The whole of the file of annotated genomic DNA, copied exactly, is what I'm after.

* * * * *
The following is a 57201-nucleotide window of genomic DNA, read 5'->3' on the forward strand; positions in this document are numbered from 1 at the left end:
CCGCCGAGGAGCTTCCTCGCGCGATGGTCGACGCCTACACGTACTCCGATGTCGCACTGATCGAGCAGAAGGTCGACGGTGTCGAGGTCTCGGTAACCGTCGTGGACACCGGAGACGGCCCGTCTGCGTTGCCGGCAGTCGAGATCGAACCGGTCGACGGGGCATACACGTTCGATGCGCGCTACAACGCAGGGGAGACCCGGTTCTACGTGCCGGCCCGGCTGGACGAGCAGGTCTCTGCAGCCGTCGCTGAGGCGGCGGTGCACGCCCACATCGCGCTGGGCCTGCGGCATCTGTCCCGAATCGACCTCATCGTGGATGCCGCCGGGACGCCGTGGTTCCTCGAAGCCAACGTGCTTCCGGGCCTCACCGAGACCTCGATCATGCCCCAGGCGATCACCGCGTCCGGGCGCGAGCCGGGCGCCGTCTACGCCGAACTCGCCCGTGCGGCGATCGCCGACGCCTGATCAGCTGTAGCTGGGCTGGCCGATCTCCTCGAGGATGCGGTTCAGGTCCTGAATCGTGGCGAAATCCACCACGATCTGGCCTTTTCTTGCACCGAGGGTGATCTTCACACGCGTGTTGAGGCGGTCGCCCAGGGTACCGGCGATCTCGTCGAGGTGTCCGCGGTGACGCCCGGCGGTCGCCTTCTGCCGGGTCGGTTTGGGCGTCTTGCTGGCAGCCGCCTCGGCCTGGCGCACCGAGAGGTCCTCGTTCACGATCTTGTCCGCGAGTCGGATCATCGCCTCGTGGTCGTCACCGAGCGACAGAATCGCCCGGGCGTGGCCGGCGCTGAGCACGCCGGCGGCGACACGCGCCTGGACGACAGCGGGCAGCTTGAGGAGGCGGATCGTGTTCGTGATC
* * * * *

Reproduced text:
The following is a 57201-nucleotide window of genomic DNA, read 5'->3' on the forward strand; positions in this document are numbered from 1 at the left end:
CCGCCGAGGAGCTTCCTCGCGCGATGGTCGACGCCTACACGTACTCCGATGTCGCACTGATCGAGCAGAAGGTCGACGGTGTCGAGGTCTCGGTAACCGTCGTGGACACCGGAGACGGCCCGTCTGCGTTGCCGGCAGTCGAGATCGAACCGGTCGACGGGGCATACACGTTCGATGCGCGCTACAACGCAGGGGAGACCCGGTTCTACGTGCCGGCCCGGCTGGACGAGCAGGTCTCTGCAGCCGTCGCTGAGGCGGCGGTGCACGCCCACATCGCGCTGGGCCTGCGGCATCTGTCCCGAATCGACCTCATCGTGGATGCCGCCGGGACGCCGTGGTTCCTCGAAGCCAACGTGCTTCCGGGCCTCACCGAGACCTCGATCATGCCCCAGGCGATCACCGCGTCCGGGCGCGAGCCGGGCGCCGTCTACGCCGAACTCGCCCGTGCGGCGATCGCCGACGCCTGATCAGCTGTAGCTGGGCTGGCCGATCTCCTCGAGGATGCGGTTCAGGTCCTGAATCGTGGCGAAATCCACCACGATCTGGCCTTTTCTTGCACCGAGGGTGATCTTCACACGCGTGTTGAGGCGGTCGCCCAGGGTACCGGCGATCTCGTCGAGGTGTCCGCGGTGACGCCCGGCGGTCGCCTTCTGCCGGGTCGGTTTGGGCGTCTTGCTGGCAGCCGCCTCGGCCTGGCGCACCGAGAGGTCCTCGTTCACGATCTTGTCCGCGAGTCGGATCATCGCCTCGTGGTCGTCACCGAGCGACAGAATCGCCCGGGCGTGGCCGGCGCTGAGCACGCCGGCGGCGACACGCGCCTGGACGACAGCGGGCAGCTTGAGGAGGCGGATCGTGTTCGTGATC